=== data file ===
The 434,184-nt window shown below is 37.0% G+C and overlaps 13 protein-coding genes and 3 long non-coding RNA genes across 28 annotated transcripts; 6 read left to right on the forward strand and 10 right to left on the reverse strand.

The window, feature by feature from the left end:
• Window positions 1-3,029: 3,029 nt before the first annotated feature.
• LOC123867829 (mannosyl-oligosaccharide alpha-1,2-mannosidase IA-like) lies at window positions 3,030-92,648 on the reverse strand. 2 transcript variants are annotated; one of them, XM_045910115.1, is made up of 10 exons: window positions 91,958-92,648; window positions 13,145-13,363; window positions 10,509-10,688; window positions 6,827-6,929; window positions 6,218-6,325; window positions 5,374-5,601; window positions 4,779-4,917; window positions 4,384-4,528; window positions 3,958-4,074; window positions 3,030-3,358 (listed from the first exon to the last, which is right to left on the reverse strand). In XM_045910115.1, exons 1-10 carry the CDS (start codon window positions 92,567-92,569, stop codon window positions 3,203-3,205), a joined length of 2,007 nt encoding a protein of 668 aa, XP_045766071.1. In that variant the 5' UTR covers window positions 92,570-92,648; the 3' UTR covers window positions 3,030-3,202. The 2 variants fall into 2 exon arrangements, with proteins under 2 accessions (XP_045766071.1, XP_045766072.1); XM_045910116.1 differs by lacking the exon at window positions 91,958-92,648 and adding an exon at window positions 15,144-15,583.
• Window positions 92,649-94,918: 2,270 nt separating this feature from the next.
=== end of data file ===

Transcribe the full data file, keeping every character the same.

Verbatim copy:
The 434,184-nt window shown below is 37.0% G+C and overlaps 13 protein-coding genes and 3 long non-coding RNA genes across 28 annotated transcripts; 6 read left to right on the forward strand and 10 right to left on the reverse strand.

The window, feature by feature from the left end:
• Window positions 1-3,029: 3,029 nt before the first annotated feature.
• LOC123867829 (mannosyl-oligosaccharide alpha-1,2-mannosidase IA-like) lies at window positions 3,030-92,648 on the reverse strand. 2 transcript variants are annotated; one of them, XM_045910115.1, is made up of 10 exons: window positions 91,958-92,648; window positions 13,145-13,363; window positions 10,509-10,688; window positions 6,827-6,929; window positions 6,218-6,325; window positions 5,374-5,601; window positions 4,779-4,917; window positions 4,384-4,528; window positions 3,958-4,074; window positions 3,030-3,358 (listed from the first exon to the last, which is right to left on the reverse strand). In XM_045910115.1, exons 1-10 carry the CDS (start codon window positions 92,567-92,569, stop codon window positions 3,203-3,205), a joined length of 2,007 nt encoding a protein of 668 aa, XP_045766071.1. In that variant the 5' UTR covers window positions 92,570-92,648; the 3' UTR covers window positions 3,030-3,202. The 2 variants fall into 2 exon arrangements, with proteins under 2 accessions (XP_045766071.1, XP_045766072.1); XM_045910116.1 differs by lacking the exon at window positions 91,958-92,648 and adding an exon at window positions 15,144-15,583.
• Window positions 92,649-94,918: 2,270 nt separating this feature from the next.